Cloud Storage Systems
More employees mean more employee documents—which, of course, require storage. Increasingly, healthcare providers are turning to the cloud, found a recent study, with usage expected to triple between 2015 and 2020.
Cloud storage provides a host of benefits for healthcare HR departments:
- Less paperwork. Digital, cloud-based documents eliminate the need for time-consuming paperwork and clutter.
- Improved accessibility. When documents are stored in the cloud, they’re easily accessible by HR team members at any location.
- Improved security. Cloud systems can restrict document access to authorized individuals, ensuring security and compliance.
- Increased productivity. When documents are stored in a secure, centralized, easily accessible location, HR managers are free to focus on more strategic, high-level projects.
Employee Engagement Tools
Burnout is common in the healthcare industry. A recent survey by CareerBuilder found that 70% of nurses feel burned out, with 54% reporting high stress levels. More than 40% of physicians exhibit at least one symptom of burnout, according to a study by the Mayo Clinic.
Burnout is particularly troublesome in the medical industry. In addition to costly turnover and lost productivity, studies have found that job dissatisfaction and stress can actually compromise patient safety.
Engagement software can help gain valuable insights on company culture and the overall employee experience. After analyzing employee feedback, HR teams can create plans to better support staff, decrease stress, avoid costly turnover and improve patient safety.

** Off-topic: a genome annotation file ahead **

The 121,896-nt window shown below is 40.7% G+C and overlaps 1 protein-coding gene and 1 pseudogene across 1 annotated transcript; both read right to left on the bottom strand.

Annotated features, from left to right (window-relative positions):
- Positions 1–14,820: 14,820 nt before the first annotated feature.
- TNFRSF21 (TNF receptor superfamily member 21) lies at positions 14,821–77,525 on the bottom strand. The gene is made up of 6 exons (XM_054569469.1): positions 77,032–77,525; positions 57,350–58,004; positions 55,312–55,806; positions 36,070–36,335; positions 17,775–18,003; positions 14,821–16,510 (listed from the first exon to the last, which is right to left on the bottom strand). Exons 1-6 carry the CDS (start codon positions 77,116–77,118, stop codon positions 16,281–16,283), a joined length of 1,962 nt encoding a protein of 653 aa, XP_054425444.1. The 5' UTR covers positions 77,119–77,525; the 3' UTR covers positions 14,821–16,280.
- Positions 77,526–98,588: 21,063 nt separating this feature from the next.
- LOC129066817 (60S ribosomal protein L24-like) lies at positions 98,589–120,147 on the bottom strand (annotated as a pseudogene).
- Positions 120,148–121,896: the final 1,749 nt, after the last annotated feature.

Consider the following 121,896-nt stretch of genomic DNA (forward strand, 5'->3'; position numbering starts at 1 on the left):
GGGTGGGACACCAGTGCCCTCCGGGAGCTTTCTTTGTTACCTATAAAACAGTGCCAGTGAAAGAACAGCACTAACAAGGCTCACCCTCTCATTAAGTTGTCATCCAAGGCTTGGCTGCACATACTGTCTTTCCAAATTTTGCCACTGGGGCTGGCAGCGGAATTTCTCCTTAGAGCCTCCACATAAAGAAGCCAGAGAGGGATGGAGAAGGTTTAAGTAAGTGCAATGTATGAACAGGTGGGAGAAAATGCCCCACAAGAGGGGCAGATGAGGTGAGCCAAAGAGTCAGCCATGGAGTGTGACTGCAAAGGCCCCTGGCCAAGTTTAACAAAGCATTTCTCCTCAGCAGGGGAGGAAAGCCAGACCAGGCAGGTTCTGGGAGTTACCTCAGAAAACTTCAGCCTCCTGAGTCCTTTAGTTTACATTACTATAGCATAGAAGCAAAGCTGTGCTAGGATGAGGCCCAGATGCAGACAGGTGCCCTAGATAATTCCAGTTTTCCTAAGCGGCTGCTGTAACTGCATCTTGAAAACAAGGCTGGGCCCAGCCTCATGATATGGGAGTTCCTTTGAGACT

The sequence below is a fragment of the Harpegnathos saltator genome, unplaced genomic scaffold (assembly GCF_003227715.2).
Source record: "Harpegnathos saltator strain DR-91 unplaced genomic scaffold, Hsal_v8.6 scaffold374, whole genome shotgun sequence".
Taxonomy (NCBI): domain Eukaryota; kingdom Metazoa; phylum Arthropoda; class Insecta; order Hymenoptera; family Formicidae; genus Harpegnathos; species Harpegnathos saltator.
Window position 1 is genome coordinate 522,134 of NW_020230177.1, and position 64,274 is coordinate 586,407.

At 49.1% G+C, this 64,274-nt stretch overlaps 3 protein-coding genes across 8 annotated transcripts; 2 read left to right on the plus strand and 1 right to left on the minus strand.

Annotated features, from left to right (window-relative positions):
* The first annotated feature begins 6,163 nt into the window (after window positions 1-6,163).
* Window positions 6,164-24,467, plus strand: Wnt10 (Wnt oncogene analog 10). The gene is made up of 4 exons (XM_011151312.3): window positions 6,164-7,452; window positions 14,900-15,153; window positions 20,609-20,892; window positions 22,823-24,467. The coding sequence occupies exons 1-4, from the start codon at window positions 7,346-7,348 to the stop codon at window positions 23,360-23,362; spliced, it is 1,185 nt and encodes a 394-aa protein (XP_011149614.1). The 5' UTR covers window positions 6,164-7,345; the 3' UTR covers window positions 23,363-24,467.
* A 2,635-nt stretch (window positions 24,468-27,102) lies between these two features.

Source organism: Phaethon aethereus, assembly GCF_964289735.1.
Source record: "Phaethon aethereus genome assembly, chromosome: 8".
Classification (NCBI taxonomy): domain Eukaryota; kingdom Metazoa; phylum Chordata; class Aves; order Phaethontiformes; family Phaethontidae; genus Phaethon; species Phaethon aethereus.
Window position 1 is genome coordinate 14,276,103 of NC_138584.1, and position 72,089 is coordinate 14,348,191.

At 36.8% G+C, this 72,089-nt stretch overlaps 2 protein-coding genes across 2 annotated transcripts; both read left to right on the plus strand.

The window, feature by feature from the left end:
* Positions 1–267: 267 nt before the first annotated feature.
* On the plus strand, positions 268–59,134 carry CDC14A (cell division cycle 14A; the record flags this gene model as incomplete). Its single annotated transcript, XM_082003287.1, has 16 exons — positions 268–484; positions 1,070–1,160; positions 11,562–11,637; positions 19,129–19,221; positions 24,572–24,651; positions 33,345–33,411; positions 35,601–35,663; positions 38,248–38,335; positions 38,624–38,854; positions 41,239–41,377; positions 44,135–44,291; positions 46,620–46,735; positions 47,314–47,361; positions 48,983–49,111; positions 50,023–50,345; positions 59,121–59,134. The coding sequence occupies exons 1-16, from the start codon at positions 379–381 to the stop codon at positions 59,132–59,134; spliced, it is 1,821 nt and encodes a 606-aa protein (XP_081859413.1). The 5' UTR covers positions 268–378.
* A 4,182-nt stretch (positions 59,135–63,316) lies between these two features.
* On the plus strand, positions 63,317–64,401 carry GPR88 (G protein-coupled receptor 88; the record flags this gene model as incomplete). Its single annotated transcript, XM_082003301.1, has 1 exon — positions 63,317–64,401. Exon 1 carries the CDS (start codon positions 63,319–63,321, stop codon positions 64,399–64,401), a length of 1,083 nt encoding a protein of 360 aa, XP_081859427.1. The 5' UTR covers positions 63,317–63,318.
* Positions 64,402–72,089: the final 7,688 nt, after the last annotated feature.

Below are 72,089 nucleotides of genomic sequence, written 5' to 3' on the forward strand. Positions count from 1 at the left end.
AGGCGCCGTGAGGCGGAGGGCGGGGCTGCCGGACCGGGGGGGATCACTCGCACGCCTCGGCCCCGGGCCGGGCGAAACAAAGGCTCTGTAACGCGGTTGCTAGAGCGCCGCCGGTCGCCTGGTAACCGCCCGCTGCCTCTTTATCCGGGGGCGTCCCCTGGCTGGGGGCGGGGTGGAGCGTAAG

Gamification has long been used to engage patients. By applying typical elements of game playing—such as point keeping, reward earning and peer competition—the practice can motivate patients to perform physical therapy exercises, follow diet restrictions and adhere to other wellness routines.
However, gamification tools can also be used to engage employees. From employee wellness initiatives to new safety procedures, game-like apps can help HR have meaningful interactions with a large, busy workforce.
Healthcare HR: What’s Next
The healthcare industry is changing at a rapid, unprecedented pace. Just as nurses and doctors feel the pressure, so do healthcare HR professionals.
HR software can alleviate the administrative burden in a meaningful way that saves your organization’s time and money. Learn how to build an airtight business case for HR software by downloading our infographic, Elevate HR with Smarter Employee Document Management.
Andrea Palumbo has over 20 years of experience in the HR and Payroll industry as both an HRIS client and vendor. Her teams are responsible for implementing and maintaining critical HR technology, data and timely processing of payroll for over 1300 employees globally. Andrea’s in-depth knowledge of HR Technology and sensitive employee data allow her to convey the benefits of having a robust HRIS and data management systems working together side by side.